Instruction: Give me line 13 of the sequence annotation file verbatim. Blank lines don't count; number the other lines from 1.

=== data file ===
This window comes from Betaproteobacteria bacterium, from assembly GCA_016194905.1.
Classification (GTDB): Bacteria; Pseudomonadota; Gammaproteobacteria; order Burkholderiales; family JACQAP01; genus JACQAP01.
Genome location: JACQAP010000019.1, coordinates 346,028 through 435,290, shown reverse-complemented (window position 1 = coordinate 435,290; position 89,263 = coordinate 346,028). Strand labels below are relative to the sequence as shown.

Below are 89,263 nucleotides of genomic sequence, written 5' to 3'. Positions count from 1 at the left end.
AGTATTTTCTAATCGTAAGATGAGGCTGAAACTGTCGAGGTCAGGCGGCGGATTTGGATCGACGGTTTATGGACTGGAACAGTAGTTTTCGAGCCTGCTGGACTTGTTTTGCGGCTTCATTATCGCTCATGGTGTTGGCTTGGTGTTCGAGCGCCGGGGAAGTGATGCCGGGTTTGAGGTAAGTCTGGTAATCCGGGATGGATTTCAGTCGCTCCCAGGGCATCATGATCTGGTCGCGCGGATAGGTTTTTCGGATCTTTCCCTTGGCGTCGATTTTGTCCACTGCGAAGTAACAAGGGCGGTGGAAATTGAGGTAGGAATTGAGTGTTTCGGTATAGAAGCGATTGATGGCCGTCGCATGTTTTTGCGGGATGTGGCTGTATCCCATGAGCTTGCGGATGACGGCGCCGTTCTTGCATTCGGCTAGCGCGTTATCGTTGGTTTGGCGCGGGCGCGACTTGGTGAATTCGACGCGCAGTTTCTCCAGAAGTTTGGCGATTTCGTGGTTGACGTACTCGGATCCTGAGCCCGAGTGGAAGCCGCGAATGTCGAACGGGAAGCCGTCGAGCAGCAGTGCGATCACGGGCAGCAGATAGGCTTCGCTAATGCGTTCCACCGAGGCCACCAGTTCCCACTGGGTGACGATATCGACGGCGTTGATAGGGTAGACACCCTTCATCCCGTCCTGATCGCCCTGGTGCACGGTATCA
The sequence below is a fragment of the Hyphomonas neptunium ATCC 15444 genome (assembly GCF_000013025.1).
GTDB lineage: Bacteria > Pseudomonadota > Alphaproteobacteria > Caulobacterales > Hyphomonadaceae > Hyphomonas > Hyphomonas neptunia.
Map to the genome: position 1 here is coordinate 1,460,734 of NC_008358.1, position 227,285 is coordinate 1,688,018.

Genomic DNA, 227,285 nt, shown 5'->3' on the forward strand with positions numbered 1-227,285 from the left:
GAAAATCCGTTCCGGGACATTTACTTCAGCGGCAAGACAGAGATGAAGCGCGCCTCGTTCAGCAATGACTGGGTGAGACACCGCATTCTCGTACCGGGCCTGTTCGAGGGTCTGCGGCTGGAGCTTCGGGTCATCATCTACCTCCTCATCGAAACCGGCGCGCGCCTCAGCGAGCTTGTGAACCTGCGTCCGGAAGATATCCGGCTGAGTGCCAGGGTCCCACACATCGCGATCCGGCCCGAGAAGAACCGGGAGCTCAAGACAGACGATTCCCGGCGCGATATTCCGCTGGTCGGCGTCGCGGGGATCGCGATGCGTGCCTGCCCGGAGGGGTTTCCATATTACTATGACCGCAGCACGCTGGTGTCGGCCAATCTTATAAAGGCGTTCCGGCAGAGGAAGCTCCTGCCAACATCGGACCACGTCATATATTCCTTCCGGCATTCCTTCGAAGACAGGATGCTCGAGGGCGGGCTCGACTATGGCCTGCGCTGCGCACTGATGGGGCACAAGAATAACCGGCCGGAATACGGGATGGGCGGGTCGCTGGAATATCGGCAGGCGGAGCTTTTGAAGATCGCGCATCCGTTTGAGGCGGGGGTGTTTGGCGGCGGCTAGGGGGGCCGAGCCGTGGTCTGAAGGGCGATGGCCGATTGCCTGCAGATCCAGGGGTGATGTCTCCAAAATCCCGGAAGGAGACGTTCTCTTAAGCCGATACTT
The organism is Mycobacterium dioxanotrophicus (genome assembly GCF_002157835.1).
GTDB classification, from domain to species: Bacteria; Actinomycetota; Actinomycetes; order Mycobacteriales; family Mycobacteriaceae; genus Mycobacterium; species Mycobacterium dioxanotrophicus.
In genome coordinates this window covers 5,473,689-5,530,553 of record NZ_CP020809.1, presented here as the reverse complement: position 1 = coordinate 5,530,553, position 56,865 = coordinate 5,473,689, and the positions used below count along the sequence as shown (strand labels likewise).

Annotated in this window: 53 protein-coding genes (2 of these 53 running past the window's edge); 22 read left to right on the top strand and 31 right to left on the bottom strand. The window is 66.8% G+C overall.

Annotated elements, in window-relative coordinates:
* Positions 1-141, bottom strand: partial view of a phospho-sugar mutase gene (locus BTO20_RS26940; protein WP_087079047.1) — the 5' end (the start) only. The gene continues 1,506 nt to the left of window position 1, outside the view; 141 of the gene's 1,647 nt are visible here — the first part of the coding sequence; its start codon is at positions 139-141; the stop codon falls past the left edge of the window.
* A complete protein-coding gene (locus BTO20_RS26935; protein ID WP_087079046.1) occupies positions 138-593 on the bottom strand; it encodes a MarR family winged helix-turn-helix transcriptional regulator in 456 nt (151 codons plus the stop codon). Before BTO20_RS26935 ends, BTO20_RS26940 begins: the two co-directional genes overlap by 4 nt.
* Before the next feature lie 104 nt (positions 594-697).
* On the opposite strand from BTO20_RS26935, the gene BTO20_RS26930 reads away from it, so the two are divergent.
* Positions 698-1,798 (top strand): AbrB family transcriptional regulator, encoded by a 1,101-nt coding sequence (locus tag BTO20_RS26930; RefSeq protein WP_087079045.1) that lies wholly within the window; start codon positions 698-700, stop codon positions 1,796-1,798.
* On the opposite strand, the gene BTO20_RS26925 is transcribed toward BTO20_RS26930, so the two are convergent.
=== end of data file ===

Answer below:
In genome coordinates this window covers 5,473,689-5,530,553 of record NZ_CP020809.1, presented here as the reverse complement: position 1 = coordinate 5,530,553, position 56,865 = coordinate 5,473,689, and the positions used below count along the sequence as shown (strand labels likewise).